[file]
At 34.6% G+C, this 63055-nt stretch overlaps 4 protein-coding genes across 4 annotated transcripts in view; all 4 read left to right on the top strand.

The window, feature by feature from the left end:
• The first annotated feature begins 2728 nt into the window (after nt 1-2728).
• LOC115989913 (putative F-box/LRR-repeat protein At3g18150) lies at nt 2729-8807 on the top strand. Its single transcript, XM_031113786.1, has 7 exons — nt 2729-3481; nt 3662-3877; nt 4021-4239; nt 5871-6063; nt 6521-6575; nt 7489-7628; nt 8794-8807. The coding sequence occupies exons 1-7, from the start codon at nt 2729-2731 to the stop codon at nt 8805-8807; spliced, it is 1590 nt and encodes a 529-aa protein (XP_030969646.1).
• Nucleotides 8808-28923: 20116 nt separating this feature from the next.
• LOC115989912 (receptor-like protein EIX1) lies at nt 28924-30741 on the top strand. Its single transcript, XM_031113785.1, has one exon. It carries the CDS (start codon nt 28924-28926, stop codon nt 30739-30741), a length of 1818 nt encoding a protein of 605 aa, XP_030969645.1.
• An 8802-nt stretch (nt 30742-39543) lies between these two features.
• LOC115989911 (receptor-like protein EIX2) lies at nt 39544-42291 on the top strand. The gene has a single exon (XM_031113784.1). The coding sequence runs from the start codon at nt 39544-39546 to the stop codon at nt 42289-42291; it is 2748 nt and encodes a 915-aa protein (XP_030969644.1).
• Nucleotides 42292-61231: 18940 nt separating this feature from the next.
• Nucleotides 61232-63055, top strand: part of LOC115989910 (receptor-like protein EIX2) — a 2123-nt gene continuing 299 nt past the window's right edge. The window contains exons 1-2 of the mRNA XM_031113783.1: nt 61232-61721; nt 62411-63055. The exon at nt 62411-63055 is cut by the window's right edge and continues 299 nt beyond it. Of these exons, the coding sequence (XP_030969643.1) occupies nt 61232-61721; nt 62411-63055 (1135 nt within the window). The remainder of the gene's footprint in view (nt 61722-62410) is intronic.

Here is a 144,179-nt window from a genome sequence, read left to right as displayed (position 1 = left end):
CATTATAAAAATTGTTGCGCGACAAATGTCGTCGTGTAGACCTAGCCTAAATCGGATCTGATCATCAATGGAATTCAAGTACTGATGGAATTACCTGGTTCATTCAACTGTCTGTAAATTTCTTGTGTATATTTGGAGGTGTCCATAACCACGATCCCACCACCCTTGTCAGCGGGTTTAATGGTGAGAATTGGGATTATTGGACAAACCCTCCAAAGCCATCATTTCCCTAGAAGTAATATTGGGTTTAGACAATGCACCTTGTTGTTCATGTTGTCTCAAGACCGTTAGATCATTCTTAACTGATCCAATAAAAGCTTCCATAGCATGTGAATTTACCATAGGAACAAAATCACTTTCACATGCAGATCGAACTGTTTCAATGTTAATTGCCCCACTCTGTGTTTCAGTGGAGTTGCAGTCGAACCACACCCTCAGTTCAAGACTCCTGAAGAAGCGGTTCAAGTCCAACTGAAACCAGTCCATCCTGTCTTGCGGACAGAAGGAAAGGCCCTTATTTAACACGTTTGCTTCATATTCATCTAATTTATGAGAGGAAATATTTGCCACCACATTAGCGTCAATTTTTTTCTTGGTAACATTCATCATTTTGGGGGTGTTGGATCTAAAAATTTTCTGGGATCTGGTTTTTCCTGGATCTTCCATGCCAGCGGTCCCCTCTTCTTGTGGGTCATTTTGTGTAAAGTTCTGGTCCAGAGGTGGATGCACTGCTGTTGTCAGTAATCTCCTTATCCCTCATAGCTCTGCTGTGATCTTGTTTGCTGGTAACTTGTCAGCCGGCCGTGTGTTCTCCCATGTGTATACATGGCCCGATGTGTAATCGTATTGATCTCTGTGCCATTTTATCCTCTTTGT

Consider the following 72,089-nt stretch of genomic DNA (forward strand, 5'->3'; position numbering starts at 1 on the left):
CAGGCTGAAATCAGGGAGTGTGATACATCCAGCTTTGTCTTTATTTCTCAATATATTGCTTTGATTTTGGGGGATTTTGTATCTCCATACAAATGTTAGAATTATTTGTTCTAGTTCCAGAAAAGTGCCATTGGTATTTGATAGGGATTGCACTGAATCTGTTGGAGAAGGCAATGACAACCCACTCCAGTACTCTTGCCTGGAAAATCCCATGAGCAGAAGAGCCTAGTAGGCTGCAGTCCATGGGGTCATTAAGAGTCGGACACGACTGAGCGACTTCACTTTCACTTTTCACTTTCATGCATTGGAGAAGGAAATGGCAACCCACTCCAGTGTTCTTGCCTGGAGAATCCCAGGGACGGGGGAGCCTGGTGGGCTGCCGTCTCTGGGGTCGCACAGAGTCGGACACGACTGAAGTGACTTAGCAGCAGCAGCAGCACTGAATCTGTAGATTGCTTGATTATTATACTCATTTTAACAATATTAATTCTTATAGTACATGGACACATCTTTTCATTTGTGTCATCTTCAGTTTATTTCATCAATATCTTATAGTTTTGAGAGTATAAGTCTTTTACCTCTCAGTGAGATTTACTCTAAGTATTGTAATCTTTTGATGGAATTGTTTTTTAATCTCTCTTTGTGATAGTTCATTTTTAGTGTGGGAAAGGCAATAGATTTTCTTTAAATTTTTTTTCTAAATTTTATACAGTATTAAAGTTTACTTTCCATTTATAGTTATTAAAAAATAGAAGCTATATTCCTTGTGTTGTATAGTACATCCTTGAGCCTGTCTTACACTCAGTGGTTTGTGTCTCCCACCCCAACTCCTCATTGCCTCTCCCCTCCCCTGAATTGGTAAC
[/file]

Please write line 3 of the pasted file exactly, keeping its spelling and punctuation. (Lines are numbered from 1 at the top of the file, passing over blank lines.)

• The first annotated feature begins 2728 nt into the window (after nt 1-2728).